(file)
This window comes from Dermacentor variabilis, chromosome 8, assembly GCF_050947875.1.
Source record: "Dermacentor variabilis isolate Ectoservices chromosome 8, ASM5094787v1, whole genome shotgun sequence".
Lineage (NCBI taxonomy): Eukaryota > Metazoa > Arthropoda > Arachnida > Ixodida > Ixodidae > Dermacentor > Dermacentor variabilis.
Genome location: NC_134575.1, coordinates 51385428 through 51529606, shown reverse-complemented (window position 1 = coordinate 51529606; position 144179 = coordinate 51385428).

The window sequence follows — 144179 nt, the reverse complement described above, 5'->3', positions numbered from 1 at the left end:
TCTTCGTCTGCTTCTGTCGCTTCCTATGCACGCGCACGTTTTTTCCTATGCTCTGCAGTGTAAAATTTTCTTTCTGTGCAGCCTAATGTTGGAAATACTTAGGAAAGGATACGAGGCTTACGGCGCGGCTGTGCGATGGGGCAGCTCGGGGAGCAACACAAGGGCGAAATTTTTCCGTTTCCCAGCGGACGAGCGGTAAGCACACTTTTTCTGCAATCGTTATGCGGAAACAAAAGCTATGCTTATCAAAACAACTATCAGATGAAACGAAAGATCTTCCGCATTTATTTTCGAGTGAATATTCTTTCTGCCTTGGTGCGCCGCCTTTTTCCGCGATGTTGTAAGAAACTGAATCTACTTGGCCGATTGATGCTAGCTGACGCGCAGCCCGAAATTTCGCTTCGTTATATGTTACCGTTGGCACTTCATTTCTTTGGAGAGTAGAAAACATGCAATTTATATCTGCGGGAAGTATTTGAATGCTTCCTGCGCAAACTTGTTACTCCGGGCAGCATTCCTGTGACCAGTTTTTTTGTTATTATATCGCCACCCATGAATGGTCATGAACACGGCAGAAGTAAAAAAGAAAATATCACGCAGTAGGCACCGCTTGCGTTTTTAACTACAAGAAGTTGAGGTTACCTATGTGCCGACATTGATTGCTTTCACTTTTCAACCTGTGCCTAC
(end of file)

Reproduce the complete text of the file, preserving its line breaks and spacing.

This window comes from Dermacentor variabilis, chromosome 8, assembly GCF_050947875.1.
Source record: "Dermacentor variabilis isolate Ectoservices chromosome 8, ASM5094787v1, whole genome shotgun sequence".
Lineage (NCBI taxonomy): Eukaryota > Metazoa > Arthropoda > Arachnida > Ixodida > Ixodidae > Dermacentor > Dermacentor variabilis.
Genome location: NC_134575.1, coordinates 51385428 through 51529606, shown reverse-complemented (window position 1 = coordinate 51529606; position 144179 = coordinate 51385428).

The window sequence follows — 144179 nt, the reverse complement described above, 5'->3', positions numbered from 1 at the left end:
TCTTCGTCTGCTTCTGTCGCTTCCTATGCACGCGCACGTTTTTTCCTATGCTCTGCAGTGTAAAATTTTCTTTCTGTGCAGCCTAATGTTGGAAATACTTAGGAAAGGATACGAGGCTTACGGCGCGGCTGTGCGATGGGGCAGCTCGGGGAGCAACACAAGGGCGAAATTTTTCCGTTTCCCAGCGGACGAGCGGTAAGCACACTTTTTCTGCAATCGTTATGCGGAAACAAAAGCTATGCTTATCAAAACAACTATCAGATGAAACGAAAGATCTTCCGCATTTATTTTCGAGTGAATATTCTTTCTGCCTTGGTGCGCCGCCTTTTTCCGCGATGTTGTAAGAAACTGAATCTACTTGGCCGATTGATGCTAGCTGACGCGCAGCCCGAAATTTCGCTTCGTTATATGTTACCGTTGGCACTTCATTTCTTTGGAGAGTAGAAAACATGCAATTTATATCTGCGGGAAGTATTTGAATGCTTCCTGCGCAAACTTGTTACTCCGGGCAGCATTCCTGTGACCAGTTTTTTTGTTATTATATCGCCACCCATGAATGGTCATGAACACGGCAGAAGTAAAAAAGAAAATATCACGCAGTAGGCACCGCTTGCGTTTTTAACTACAAGAAGTTGAGGTTACCTATGTGCCGACATTGATTGCTTTCACTTTTCAACCTGTGCCTAC